1590s. Twelve-year-old Ben Button, an apprentice actor, is with the acting company Lord Bonner’s Men on their summer tour. Their first stop is Bowford Manor, home of the wealthy Sir James Howard. They are warmly welcomed by their host and the performance goes well, but then disaster strikes. A jewel-encrusted gold plate goes missing and one of the actors, Solomon Tree, is accused of theft.
Sir James’s daughter Sarah offers to help. She suspects her unpleasant step-mother and step-uncle, Sir Ralph Gosson, may be behind it. Her tutor, Henry Godfrey, tells them that the plate once belonged to the recently executed Mary, Queen of Scots. It is rumoured to have the names of her supporters engraved on it, and he thinks Sir Ralph may be one of them. Ben and Sarah must work fast if they are to recover the plate, unmask the traitors, and rescue Solomon.
This is an action-packed adventure story, and the author cleverly keeps raising the stakes to keep his readers guessing. There are some nice glimpses into life in a great Elizabethan country house as well as into the world of an Elizabethan acting troupe.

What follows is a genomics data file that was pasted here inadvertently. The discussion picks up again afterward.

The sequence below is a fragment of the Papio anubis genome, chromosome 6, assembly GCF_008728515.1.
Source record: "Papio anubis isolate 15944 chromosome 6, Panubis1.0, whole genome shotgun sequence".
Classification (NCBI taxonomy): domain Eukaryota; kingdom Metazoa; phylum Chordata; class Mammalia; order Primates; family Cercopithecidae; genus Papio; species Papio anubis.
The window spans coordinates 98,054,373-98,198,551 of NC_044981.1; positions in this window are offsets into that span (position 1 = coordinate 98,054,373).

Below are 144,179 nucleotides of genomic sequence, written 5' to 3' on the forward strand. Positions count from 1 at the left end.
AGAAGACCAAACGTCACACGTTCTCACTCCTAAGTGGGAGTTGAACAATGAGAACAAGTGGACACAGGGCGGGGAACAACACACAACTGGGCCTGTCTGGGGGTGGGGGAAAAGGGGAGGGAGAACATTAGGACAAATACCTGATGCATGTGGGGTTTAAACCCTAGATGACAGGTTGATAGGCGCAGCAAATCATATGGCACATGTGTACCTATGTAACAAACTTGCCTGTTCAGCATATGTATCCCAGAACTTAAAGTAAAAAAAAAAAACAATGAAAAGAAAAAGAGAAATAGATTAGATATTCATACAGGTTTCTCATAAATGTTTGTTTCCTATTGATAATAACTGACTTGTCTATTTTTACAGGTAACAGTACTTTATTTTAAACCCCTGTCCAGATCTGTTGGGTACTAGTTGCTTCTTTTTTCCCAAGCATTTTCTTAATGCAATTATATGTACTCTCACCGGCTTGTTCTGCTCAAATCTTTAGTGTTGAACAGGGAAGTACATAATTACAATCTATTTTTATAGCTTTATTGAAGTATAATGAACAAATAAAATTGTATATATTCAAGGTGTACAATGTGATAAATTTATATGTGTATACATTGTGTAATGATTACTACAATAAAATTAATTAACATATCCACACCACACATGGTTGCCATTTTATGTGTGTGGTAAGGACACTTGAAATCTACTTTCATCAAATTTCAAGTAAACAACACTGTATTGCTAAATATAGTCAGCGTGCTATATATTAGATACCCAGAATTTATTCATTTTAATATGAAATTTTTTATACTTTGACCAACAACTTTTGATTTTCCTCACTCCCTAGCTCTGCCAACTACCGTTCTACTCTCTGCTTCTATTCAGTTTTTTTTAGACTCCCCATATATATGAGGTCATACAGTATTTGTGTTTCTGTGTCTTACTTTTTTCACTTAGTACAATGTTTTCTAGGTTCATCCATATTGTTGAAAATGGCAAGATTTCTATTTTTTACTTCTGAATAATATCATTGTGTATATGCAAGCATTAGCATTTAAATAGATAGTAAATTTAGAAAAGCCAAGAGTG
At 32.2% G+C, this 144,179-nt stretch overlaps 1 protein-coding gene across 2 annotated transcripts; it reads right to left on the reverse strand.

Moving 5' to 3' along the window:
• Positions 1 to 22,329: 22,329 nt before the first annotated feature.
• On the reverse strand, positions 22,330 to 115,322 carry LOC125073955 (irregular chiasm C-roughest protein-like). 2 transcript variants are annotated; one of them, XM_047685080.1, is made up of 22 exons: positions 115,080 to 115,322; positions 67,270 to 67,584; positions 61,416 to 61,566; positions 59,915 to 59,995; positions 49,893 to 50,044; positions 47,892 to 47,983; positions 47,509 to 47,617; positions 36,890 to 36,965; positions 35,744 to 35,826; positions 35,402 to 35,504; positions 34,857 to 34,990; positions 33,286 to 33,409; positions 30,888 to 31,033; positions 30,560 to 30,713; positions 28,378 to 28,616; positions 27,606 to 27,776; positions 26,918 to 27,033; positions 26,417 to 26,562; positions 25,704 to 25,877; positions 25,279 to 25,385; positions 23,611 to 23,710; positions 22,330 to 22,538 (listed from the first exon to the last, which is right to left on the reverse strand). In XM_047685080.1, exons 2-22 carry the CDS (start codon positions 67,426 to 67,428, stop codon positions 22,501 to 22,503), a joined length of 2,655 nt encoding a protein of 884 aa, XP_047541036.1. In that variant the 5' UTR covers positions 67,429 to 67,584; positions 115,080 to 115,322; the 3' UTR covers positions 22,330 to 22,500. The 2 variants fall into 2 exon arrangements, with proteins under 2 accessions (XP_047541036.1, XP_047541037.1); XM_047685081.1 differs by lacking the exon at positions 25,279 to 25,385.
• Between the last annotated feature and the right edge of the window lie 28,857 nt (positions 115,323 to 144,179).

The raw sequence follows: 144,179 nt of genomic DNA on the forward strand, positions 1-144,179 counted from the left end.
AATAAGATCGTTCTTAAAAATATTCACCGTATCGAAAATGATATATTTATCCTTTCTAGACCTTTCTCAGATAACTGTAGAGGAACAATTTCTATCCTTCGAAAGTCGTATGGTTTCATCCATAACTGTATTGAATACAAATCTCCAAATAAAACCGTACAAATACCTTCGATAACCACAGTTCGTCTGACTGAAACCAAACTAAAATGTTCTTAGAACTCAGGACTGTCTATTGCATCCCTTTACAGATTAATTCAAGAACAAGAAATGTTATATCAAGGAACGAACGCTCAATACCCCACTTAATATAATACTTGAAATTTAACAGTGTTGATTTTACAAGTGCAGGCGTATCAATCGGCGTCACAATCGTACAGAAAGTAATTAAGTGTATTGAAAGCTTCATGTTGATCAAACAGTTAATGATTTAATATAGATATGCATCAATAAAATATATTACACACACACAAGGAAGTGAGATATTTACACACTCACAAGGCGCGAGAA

Unfortunately, the misuse of some of the titles rather destroyed my suspension of disbelief. Sir James’s wife and daughter would be Lady Howard and Mistress Sarah, not Lady Anne and Lady Sarah (which would mean that they were daughters of a duke, marquess or earl). The scholarly tutor would be Master Godfrey, not Henry Godfrey and he would certainly never be referred to as ‘Henry’ as Sarah casually does. (The young Princess Elizabeth’s tutor, Roger Ascham, was called Master Ascham.) It’s not difficult to get right: Debrett’s Correct Form will tell you.
For boys of 10 and up, though girls will enjoy it, too.
John Pilkington is an exciting and adventurous writer. He has a good use of similes such as ‘he squirmed like a rabbit’. I find that he uses too few adjectives, but creates a vivid image of the story in your head. I like the idea that Solomon, a friend of the main character, Ben Button, is accused of theft because usually stories always make the baddies get sent to prison.
Rogue’s Gold is a fantastically exciting book featuring many fist-clenching moments, such as when Ben’s friend gets sent to prison. Even though I thoroughly enjoyed the book, I thought it could be a bit longer and more complicated because it was very straightforward, it didn’t contain many things happening at the same time. The author is clearly an excellent writer but needs to make his sentences a bit more easily understandable. Sometimes I just skipped a few sentences because it was too hard to understand what he was trying to say.